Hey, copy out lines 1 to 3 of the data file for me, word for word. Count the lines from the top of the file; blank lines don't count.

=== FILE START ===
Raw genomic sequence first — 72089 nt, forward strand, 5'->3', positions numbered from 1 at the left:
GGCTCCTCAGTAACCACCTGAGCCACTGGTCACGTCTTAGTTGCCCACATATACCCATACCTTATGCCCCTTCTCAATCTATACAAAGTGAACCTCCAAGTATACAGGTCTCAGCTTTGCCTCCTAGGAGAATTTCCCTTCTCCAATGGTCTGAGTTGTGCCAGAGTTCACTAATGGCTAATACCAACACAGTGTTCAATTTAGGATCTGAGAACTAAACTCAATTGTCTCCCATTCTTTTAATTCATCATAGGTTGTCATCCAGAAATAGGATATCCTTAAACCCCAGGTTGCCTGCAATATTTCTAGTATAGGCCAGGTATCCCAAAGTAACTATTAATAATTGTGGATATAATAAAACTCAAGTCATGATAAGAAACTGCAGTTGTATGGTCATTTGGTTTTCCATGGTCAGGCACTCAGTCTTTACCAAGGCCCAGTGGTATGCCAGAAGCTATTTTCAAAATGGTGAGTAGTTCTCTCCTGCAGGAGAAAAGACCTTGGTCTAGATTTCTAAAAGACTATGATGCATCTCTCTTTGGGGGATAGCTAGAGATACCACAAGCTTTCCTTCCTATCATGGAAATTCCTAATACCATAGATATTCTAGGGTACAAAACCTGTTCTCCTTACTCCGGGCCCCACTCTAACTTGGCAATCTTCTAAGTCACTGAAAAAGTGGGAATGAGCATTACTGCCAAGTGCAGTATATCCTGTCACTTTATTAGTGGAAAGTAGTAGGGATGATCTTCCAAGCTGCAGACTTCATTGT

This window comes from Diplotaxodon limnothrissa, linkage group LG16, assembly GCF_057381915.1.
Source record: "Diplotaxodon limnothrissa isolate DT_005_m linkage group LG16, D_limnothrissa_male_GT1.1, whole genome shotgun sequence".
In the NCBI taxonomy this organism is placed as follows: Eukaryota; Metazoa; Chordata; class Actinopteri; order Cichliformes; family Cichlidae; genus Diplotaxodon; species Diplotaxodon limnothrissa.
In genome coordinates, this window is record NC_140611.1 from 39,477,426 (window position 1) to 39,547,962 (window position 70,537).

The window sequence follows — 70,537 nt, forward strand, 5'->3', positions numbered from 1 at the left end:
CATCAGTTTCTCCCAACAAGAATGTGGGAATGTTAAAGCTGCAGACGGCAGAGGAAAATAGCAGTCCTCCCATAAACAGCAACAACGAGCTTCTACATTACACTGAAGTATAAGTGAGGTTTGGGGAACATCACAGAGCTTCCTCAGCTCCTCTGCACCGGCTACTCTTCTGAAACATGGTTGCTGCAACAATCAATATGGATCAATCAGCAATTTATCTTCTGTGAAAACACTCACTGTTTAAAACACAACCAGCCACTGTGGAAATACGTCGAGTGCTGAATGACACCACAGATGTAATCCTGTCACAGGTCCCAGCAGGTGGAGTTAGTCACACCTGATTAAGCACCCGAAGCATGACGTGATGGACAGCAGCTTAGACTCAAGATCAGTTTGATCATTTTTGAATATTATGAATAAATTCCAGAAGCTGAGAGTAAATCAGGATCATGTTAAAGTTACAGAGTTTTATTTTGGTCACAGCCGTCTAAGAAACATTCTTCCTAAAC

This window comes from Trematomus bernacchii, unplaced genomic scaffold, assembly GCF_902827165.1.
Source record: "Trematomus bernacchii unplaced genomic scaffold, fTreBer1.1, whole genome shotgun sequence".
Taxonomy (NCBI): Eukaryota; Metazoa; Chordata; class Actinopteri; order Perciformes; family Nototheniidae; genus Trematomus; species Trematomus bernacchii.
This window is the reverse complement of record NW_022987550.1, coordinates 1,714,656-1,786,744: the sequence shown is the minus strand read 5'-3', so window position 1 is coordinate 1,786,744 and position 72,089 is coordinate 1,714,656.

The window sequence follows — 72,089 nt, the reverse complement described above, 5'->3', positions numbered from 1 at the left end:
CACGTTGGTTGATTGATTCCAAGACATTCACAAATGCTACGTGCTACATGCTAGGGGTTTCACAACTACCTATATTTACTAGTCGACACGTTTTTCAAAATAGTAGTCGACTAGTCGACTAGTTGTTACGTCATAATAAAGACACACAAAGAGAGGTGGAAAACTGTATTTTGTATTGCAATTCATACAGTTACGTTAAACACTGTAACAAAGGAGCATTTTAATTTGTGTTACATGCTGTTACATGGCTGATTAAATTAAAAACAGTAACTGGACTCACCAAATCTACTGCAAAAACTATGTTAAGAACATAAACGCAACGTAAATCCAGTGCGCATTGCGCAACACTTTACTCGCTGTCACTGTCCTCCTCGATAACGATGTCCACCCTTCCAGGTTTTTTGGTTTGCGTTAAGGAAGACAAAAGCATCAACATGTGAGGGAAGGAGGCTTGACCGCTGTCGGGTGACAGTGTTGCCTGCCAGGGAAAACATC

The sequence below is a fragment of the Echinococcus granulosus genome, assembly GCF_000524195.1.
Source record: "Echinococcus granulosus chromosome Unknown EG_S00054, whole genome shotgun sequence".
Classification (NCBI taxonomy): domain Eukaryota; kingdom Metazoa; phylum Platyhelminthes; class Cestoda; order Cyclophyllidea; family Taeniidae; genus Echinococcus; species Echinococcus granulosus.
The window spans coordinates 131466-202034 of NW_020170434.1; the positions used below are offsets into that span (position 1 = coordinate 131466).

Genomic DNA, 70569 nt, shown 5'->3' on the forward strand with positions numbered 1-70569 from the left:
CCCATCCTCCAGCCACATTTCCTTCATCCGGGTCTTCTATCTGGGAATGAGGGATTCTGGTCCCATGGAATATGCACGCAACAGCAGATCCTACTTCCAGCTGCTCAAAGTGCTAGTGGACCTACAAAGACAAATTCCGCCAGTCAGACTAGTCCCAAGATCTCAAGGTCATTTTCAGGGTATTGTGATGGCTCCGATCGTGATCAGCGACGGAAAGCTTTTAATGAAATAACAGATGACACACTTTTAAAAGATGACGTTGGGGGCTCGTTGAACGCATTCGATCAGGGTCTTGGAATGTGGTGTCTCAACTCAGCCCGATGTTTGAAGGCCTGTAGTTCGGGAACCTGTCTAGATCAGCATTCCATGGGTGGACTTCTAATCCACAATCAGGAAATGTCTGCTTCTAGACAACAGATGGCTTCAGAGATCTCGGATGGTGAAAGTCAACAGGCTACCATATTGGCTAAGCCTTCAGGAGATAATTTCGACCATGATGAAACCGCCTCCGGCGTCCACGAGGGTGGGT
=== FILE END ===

Raw genomic sequence first — 72089 nt, forward strand, 5'->3', positions numbered from 1 at the left:
GGCTCCTCAGTAACCACCTGAGCCACTGGTCACGTCTTAGTTGCCCACATATACCCATACCTTATGCCCCTTCTCAATCTATACAAAGTGAACCTCCAAGTATACAGGTCTCAGCTTTGCCTCCTAGGAGAATTTCCCTTCTCCAATGGTCTGAGTTGTGCCAGAGTTCACTAATGGCTAATACCAACACAGTGTTCAATTTAGGATCTGAGAACTAAACTCAATTGTCTCCCATTCTTTTAATTCATCATAGGTTGTCATCCAGAAATAGGATATCCTTAAACCCCAGGTTGCCTGCAATATTTCTAGTATAGGCCAGGTATCCCAAAGTAACTATTAATAATTGTGGATATAATAAAACTCAAGTCATGATAAGAAACTGCAGTTGTATGGTCATTTGGTTTTCCATGGTCAGGCACTCAGTCTTTACCAAGGCCCAGTGGTATGCCAGAAGCTATTTTCAAAATGGTGAGTAGTTCTCTCCTGCAGGAGAAAAGACCTTGGTCTAGATTTCTAAAAGACTATGATGCATCTCTCTTTGGGGGATAGCTAGAGATACCACAAGCTTTCCTTCCTATCATGGAAATTCCTAATACCATAGATATTCTAGGGTACAAAACCTGTTCTCCTTACTCCGGGCCCCACTCTAACTTGGCAATCTTCTAAGTCACTGAAAAAGTGGGAATGAGCATTACTGCCAAGTGCAGTATATCCTGTCACTTTATTAGTGGAAAGTAGTAGGGATGATCTTCCAAGCTGCAGACTTCATTGT

This window comes from Diplotaxodon limnothrissa, linkage group LG16, assembly GCF_057381915.1.